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vatican. they verified these are supernormal, paranormal, whatever, parasites that only come from above. they verified that come and the process is still somewhat slow. that was in '05, '06. they decided to canonize her last year. i think it was december 2011. october 21, 2012. so a novelized biography is something where you take the facts and you try to tell a story, and you impute the motive and you try to get the psychology that we suspect, because we are alive, and we know in our hearts. you try to make it real, in a
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way that is sympathetic. i am sympathetic -- that's true in either way, just the facts. so you try to tell the story in a way that is, where the reader is on the edge of his or her of ceasing all my god, what would i've done in this situation? and any great movie, any great book that you've read, so i novelized biography, it's a creation, and artistic creation. but i would say other than just the bare facts as you saw in that book, anything that's written about her necessarily 100 years later has to have some degree of projection of whoever is writing. so what i have tried to do is show her as much as a man can get into a woman's head or into a woman's heart, show her going through the various struggles
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and surmounting a lot of these difficulties that she was able to surmount in her life. what it did for her inside and out a broader to this place. that whole catholic world reveres her and explained that in such a way to tell the story to people who find it an enjoyable experience, to read and encounter. >> for more information on this and other cities on the local content vehicles to work, go to >> booktv is on facebook. like us to interact with booktv guests and viewers. watch videos and get up-to-date information on events. >> rachel cox, who was robbie
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cox? >> robbie cox is my deceased uncle who made the decision in june of 1941, six months before pearl harbor brought america into world war ii, he made the decision that he wanted to fight the war against fascism, and went to england and enlisted as an officer candidate with the british army. he took with him for friends, another man who was a student at harvard, and three other guys who who had recently graduated and were doing what they could to help the cause of freedom and liberty against the forces of nazi fascism speaks that he was studying at harvard at the time. what was he studying and what was his life projector at that point? >> well, he, like his four brothers had grown up in new jersey and vermont where his family had had property for quite, several generations. he went to prep school at
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st. paul school where he distinguished himself as a student and as a student leader and as an athlete. and like all his brothers in his uncles and his grandfather's before him he went off to harvard. he was quite literary. he was a good writer. he was known as a good writer, and when he went to war he kept journals and wrote wonderful letters which i hunted up and explored to find a really the story of what happened to him when he went to war. i knew growing up that he had been killed. by the time i was, became of age of course he was gone. he was killed in 1943 in tunisia. and that's pretty much all i knew about him, except for what he looked like. there were mementos around my grandmother's house. and up at six years ago i decided i was going to see what i could do to find out more about it, and that was the beginning of this journey of discovery that led to the publication of my book. >> "into dust and fire."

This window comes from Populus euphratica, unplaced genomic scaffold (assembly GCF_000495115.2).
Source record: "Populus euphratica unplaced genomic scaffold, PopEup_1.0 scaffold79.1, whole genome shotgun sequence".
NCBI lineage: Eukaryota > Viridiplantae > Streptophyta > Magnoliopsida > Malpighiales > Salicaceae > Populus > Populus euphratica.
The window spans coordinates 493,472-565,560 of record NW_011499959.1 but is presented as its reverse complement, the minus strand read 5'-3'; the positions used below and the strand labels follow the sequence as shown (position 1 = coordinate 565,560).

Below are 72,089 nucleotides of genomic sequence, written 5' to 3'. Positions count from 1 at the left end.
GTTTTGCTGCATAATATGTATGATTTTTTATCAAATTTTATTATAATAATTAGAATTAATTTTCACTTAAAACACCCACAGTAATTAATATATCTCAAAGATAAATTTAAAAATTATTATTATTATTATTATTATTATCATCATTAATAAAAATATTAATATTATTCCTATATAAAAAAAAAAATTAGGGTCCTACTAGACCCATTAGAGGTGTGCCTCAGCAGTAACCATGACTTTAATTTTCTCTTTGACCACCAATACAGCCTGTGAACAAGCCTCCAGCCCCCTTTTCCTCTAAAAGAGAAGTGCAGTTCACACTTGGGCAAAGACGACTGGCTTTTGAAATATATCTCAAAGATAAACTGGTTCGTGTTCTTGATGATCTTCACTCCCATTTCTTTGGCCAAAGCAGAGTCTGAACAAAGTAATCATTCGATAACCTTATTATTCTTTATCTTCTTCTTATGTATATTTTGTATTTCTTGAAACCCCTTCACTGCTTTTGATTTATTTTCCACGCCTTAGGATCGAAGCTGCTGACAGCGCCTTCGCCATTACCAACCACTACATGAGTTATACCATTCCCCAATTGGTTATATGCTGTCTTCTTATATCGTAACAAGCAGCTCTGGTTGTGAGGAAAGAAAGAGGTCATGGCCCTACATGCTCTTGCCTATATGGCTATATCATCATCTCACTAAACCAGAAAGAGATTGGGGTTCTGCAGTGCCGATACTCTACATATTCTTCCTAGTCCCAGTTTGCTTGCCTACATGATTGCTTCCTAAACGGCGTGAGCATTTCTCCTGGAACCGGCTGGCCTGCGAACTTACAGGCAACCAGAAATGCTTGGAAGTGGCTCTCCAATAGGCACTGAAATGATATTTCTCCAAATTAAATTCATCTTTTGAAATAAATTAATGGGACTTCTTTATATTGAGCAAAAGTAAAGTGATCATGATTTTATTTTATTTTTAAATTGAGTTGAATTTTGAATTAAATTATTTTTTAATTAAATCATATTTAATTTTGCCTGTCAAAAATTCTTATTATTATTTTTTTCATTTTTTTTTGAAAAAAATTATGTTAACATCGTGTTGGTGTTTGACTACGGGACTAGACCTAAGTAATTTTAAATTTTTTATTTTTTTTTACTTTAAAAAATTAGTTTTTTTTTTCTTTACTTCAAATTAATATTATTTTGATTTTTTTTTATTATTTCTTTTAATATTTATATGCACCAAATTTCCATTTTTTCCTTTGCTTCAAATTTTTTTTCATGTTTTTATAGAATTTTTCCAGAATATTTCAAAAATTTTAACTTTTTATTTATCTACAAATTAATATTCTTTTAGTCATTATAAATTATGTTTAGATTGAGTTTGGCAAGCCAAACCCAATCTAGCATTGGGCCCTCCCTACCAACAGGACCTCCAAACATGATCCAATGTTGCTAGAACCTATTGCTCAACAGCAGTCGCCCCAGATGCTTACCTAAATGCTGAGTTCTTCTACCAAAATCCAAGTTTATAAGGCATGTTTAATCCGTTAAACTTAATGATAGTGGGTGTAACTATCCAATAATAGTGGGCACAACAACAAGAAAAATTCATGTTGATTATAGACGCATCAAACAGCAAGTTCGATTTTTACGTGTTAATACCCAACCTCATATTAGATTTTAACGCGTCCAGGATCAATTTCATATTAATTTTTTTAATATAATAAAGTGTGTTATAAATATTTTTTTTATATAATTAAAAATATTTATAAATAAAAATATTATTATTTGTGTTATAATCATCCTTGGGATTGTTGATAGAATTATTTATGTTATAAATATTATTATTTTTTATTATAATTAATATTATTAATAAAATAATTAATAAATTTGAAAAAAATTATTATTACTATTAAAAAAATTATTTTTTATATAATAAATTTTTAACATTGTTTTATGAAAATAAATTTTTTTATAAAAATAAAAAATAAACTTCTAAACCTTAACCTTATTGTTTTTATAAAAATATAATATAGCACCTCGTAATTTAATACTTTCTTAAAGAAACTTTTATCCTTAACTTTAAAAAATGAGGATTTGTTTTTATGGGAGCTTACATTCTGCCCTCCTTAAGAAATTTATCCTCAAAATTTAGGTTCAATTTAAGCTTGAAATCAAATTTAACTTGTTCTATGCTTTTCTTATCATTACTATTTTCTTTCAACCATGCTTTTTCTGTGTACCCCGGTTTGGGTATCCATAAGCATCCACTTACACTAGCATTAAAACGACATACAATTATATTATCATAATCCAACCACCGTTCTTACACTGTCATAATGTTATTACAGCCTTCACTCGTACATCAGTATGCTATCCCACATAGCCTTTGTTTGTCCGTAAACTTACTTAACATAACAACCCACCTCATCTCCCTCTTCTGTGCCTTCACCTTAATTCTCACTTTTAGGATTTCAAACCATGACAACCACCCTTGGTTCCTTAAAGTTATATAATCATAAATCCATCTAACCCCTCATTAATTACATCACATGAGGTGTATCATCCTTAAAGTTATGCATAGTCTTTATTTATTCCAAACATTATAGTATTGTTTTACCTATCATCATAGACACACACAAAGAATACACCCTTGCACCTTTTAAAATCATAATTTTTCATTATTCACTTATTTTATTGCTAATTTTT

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so his life was a good life at that point, right? there was some money, some family background, et cetera. >> they were comfortable, yes. >> what inspired rob cox two, six months before, go off to europe? >> well, this is one of the questions that fascinate me when i started researching the book. he was an idealistic young man. i knew that. he went to a school that, a christian school, and he was somewhat religious and felt that life was meant to be at more than just yourself, and to have meaning and be helpful to others, that kind of thing. there were a few less noble motivations i think. he was graduated from college. he had no other obvious plan, and yet what we would now call a low draft number. he knew that it was a good chance you'll be drafted drafted into the american army, which had resumed the draft in come at
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the end of 1940. but had no clear plans to actually go to war, and he wasn't too excited i don't think about spending the next couple of years training for military. so he was casting around for something, and i think this fulfill a lot of meaningful, fulfilled a lot of meaningful goals for him. >> how did he get from harvard to england? i mean, who did he contact? >> that's a good question. welcome he learned about this opportunity at his harvard club, which was sort of a fraternity at harvard, the more self-important i guess. someone came to talk to the guys at the club who had made contact in england with the american ambassador, the british foreign secretary, and had worked out a way for this regiment called the kings world rifle corps, which had actually formed up originally in america, before